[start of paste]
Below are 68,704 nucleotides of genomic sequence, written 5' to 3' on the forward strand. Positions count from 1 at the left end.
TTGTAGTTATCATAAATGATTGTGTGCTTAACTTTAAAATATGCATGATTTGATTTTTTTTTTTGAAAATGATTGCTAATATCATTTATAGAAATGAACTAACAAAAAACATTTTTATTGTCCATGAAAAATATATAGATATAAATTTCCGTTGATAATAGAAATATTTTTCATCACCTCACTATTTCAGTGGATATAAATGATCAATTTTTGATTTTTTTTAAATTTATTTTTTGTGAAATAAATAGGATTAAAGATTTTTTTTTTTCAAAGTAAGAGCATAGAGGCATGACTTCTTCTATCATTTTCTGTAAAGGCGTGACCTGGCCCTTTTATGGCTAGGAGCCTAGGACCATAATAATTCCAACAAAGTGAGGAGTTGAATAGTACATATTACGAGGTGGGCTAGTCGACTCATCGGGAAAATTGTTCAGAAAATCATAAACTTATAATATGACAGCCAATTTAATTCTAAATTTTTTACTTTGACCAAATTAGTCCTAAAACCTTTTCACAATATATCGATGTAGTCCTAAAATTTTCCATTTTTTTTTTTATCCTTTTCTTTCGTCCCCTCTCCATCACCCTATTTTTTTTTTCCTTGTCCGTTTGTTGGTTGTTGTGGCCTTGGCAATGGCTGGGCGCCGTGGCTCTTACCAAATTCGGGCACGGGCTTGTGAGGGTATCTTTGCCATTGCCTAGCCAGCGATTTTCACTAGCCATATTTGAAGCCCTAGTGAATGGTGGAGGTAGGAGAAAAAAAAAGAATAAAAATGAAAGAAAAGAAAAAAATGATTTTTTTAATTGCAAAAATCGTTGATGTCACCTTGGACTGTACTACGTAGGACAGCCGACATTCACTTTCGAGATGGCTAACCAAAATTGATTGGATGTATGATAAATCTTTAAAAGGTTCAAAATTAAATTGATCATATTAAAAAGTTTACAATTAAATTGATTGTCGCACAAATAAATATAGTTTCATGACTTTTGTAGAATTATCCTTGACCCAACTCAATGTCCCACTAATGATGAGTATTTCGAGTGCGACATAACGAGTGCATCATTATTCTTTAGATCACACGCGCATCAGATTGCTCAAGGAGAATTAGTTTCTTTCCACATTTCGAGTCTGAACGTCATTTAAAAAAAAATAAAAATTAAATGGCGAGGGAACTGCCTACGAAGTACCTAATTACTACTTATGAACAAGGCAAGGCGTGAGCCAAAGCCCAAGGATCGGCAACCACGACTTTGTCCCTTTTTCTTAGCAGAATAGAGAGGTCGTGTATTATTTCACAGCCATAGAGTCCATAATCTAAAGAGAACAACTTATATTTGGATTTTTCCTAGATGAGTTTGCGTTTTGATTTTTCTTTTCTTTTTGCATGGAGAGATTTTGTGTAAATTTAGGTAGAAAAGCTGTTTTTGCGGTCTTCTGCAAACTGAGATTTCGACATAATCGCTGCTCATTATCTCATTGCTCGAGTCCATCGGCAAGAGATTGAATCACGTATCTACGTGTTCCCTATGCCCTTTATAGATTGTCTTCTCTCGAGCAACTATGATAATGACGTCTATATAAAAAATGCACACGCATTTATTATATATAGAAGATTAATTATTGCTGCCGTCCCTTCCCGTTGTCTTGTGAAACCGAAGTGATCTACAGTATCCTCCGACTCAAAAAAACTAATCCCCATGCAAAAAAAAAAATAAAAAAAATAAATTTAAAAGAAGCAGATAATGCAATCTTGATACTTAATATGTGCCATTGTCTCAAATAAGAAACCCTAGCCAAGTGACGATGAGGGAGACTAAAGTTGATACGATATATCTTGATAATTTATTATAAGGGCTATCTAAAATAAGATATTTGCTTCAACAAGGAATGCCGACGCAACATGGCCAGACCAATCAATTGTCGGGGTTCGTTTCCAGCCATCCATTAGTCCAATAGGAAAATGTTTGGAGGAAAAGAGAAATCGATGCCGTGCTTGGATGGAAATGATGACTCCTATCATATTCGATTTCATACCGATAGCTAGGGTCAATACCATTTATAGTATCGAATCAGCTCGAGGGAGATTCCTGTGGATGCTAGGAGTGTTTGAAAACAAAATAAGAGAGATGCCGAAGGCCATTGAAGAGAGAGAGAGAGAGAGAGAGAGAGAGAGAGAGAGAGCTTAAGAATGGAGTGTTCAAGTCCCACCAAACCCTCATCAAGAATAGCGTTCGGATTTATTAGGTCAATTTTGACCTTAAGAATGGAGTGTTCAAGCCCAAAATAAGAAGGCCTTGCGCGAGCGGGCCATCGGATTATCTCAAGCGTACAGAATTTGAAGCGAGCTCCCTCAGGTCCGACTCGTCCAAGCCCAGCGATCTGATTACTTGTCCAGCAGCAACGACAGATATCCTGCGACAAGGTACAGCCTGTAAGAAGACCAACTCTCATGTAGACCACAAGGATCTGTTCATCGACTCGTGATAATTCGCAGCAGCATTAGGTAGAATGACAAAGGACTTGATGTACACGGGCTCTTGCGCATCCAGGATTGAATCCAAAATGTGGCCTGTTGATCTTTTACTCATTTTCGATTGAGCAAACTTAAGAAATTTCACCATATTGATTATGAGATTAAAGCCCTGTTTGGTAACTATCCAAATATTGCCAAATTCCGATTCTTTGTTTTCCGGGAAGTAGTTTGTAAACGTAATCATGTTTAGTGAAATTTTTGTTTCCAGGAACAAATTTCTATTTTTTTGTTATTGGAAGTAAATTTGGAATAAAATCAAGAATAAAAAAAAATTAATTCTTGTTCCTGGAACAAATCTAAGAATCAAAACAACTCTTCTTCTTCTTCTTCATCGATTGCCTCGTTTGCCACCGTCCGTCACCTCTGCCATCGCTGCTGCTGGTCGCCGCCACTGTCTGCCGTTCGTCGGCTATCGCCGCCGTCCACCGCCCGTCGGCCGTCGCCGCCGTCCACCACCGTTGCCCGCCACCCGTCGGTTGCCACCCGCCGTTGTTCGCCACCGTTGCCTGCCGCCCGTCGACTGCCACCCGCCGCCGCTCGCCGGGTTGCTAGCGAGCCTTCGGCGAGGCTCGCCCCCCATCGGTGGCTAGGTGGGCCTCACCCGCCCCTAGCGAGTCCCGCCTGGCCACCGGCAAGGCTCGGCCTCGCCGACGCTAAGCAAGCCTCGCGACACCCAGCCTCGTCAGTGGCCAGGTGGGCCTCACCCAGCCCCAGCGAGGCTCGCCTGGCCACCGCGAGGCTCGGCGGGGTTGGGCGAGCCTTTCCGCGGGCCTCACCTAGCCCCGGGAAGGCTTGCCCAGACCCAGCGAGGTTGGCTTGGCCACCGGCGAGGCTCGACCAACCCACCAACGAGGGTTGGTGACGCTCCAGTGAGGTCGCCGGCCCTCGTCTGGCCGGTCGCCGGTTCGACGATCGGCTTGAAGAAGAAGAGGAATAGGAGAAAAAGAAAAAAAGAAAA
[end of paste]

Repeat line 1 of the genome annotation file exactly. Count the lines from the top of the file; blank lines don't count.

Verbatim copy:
Below are 68,704 nucleotides of genomic sequence, written 5' to 3' on the forward strand. Positions count from 1 at the left end.